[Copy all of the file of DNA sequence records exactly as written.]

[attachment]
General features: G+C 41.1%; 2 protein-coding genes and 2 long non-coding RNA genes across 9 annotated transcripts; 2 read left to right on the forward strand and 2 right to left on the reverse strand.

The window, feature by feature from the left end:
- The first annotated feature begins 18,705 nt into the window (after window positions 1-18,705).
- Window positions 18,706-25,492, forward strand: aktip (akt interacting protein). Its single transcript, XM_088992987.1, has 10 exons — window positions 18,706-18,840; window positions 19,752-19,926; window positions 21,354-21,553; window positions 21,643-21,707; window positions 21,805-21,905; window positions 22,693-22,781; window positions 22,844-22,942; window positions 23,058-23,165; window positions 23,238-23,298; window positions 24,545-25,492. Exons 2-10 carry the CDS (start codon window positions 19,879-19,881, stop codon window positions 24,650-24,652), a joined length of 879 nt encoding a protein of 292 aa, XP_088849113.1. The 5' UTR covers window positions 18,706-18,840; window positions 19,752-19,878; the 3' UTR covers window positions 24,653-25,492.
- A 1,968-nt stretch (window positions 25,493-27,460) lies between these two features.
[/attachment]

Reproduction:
General features: G+C 41.1%; 2 protein-coding genes and 2 long non-coding RNA genes across 9 annotated transcripts; 2 read left to right on the forward strand and 2 right to left on the reverse strand.

The window, feature by feature from the left end:
- The first annotated feature begins 18,705 nt into the window (after window positions 1-18,705).
- Window positions 18,706-25,492, forward strand: aktip (akt interacting protein). Its single transcript, XM_088992987.1, has 10 exons — window positions 18,706-18,840; window positions 19,752-19,926; window positions 21,354-21,553; window positions 21,643-21,707; window positions 21,805-21,905; window positions 22,693-22,781; window positions 22,844-22,942; window positions 23,058-23,165; window positions 23,238-23,298; window positions 24,545-25,492. Exons 2-10 carry the CDS (start codon window positions 19,879-19,881, stop codon window positions 24,650-24,652), a joined length of 879 nt encoding a protein of 292 aa, XP_088849113.1. The 5' UTR covers window positions 18,706-18,840; window positions 19,752-19,878; the 3' UTR covers window positions 24,653-25,492.
- A 1,968-nt stretch (window positions 25,493-27,460) lies between these two features.